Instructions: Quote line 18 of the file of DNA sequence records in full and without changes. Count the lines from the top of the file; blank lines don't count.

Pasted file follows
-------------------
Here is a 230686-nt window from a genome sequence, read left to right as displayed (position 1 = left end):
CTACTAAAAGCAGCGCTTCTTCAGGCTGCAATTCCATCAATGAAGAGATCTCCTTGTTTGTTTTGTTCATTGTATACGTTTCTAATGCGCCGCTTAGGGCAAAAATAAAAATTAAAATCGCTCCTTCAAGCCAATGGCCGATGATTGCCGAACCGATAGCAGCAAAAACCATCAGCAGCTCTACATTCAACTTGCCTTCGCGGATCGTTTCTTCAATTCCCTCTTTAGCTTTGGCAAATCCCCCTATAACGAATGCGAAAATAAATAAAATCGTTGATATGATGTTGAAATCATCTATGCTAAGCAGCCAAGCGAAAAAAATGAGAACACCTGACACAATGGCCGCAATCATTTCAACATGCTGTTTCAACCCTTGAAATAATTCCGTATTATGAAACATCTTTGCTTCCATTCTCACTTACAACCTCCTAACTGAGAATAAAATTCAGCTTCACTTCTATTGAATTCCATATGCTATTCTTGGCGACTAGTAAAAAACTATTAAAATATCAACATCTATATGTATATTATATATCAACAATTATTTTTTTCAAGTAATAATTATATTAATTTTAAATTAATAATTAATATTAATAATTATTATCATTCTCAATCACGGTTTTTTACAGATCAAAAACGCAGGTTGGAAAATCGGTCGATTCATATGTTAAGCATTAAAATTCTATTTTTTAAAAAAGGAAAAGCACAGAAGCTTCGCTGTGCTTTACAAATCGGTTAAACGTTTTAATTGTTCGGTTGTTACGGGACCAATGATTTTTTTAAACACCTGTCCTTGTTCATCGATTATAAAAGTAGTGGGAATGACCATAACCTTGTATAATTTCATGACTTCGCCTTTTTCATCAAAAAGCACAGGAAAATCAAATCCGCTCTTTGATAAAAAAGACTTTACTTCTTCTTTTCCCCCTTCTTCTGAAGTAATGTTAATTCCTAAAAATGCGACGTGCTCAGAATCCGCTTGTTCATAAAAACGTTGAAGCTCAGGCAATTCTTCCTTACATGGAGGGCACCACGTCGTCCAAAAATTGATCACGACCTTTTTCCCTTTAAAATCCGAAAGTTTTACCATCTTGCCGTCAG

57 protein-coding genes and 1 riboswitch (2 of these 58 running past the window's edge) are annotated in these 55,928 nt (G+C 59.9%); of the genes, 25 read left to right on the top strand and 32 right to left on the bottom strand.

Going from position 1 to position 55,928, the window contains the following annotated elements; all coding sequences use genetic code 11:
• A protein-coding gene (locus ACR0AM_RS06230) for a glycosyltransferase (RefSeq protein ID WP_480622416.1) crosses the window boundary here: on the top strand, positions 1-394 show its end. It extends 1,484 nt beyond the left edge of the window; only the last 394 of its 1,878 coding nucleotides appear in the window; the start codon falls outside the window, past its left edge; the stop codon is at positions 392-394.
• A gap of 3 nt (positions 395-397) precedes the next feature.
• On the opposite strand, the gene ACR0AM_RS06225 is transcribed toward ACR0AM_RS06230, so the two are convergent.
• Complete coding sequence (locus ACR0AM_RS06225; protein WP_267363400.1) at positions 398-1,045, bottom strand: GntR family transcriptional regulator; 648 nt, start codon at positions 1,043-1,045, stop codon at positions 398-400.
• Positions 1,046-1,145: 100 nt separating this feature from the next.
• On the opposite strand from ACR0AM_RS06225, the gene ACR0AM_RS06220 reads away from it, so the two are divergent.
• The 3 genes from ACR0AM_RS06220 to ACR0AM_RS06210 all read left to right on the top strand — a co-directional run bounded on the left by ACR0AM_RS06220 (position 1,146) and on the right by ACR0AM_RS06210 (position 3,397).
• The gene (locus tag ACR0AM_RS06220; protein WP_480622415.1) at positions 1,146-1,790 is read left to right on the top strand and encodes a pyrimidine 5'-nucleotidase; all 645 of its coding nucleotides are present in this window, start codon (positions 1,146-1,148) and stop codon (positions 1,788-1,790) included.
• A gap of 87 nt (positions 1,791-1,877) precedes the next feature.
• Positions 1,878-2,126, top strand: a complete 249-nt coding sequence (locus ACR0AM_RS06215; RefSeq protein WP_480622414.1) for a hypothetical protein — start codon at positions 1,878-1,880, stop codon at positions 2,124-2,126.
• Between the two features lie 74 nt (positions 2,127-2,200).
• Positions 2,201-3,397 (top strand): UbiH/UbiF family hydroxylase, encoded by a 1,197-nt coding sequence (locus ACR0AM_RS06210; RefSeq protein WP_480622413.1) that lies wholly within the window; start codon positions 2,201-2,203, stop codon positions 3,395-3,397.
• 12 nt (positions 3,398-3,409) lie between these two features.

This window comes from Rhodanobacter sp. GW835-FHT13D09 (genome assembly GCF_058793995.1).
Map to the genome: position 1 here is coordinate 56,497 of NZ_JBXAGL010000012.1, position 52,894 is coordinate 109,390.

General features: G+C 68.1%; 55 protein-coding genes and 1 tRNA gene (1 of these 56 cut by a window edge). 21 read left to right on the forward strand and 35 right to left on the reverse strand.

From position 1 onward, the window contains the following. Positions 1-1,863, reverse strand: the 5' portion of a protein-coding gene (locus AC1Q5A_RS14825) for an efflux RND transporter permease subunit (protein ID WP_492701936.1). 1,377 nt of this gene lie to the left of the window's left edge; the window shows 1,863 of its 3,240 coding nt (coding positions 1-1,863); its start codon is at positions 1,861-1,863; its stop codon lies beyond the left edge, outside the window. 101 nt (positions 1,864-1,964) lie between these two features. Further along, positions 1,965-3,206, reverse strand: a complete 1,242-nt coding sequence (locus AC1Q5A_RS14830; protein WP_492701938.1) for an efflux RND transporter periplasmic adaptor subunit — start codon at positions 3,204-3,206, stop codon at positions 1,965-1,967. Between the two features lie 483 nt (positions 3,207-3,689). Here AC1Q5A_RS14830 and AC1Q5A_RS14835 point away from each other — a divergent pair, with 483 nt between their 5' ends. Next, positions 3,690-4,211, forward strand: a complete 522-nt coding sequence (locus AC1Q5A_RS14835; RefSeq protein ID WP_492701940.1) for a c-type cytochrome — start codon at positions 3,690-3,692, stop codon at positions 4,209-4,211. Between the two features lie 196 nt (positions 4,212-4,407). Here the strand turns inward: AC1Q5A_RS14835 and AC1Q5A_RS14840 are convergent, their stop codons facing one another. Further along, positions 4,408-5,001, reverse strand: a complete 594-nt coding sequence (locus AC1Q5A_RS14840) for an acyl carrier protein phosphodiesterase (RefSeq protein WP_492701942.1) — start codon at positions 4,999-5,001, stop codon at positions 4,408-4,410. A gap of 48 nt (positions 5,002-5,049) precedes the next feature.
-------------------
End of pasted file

This window comes from Rhodanobacter sp. GW835-FHT13D09 (genome assembly GCF_058793995.1).